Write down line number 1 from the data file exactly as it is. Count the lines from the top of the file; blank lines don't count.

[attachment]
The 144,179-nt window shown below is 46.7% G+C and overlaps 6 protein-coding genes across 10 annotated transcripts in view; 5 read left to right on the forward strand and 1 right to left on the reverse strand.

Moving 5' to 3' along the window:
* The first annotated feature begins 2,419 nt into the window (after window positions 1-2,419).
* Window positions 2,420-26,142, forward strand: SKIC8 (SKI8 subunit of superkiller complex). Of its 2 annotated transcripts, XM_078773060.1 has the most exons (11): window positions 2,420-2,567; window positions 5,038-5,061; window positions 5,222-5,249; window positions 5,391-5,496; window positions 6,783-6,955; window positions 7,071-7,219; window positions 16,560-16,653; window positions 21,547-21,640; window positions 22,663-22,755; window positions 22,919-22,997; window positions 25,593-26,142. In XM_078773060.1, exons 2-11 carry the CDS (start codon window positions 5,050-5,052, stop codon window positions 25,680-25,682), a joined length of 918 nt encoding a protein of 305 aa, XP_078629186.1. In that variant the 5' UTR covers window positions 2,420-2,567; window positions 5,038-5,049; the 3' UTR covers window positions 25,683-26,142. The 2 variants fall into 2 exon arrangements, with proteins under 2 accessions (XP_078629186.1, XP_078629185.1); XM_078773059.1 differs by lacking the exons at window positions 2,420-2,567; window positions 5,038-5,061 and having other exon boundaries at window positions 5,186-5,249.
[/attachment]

The 144,179-nt window shown below is 46.7% G+C and overlaps 6 protein-coding genes across 10 annotated transcripts in view; 5 read left to right on the forward strand and 1 right to left on the reverse strand.